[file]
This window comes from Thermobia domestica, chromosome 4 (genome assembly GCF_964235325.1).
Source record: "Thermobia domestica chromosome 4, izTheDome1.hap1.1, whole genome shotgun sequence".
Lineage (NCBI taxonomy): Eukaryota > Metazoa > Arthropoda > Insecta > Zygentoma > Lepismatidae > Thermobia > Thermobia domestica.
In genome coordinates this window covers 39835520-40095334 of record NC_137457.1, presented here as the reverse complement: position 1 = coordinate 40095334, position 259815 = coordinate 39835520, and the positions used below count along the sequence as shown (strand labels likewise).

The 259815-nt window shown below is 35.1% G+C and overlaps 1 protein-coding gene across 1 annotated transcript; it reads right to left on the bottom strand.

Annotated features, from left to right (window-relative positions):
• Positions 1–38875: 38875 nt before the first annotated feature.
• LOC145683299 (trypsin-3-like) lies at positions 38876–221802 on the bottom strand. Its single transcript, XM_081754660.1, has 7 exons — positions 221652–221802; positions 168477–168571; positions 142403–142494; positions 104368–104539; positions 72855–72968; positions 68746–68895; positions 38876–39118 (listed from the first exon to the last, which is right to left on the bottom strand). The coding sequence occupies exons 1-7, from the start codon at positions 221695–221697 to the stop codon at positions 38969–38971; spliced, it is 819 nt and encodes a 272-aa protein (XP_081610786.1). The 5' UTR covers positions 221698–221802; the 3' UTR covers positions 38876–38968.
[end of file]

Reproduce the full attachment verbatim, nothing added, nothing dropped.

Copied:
This window comes from Thermobia domestica, chromosome 4 (genome assembly GCF_964235325.1).
Source record: "Thermobia domestica chromosome 4, izTheDome1.hap1.1, whole genome shotgun sequence".
Lineage (NCBI taxonomy): Eukaryota > Metazoa > Arthropoda > Insecta > Zygentoma > Lepismatidae > Thermobia > Thermobia domestica.
In genome coordinates this window covers 39835520-40095334 of record NC_137457.1, presented here as the reverse complement: position 1 = coordinate 40095334, position 259815 = coordinate 39835520, and the positions used below count along the sequence as shown (strand labels likewise).

The 259815-nt window shown below is 35.1% G+C and overlaps 1 protein-coding gene across 1 annotated transcript; it reads right to left on the bottom strand.

Annotated features, from left to right (window-relative positions):
• Positions 1–38875: 38875 nt before the first annotated feature.
• LOC145683299 (trypsin-3-like) lies at positions 38876–221802 on the bottom strand. Its single transcript, XM_081754660.1, has 7 exons — positions 221652–221802; positions 168477–168571; positions 142403–142494; positions 104368–104539; positions 72855–72968; positions 68746–68895; positions 38876–39118 (listed from the first exon to the last, which is right to left on the bottom strand). The coding sequence occupies exons 1-7, from the start codon at positions 221695–221697 to the stop codon at positions 38969–38971; spliced, it is 819 nt and encodes a 272-aa protein (XP_081610786.1). The 5' UTR covers positions 221698–221802; the 3' UTR covers positions 38876–38968.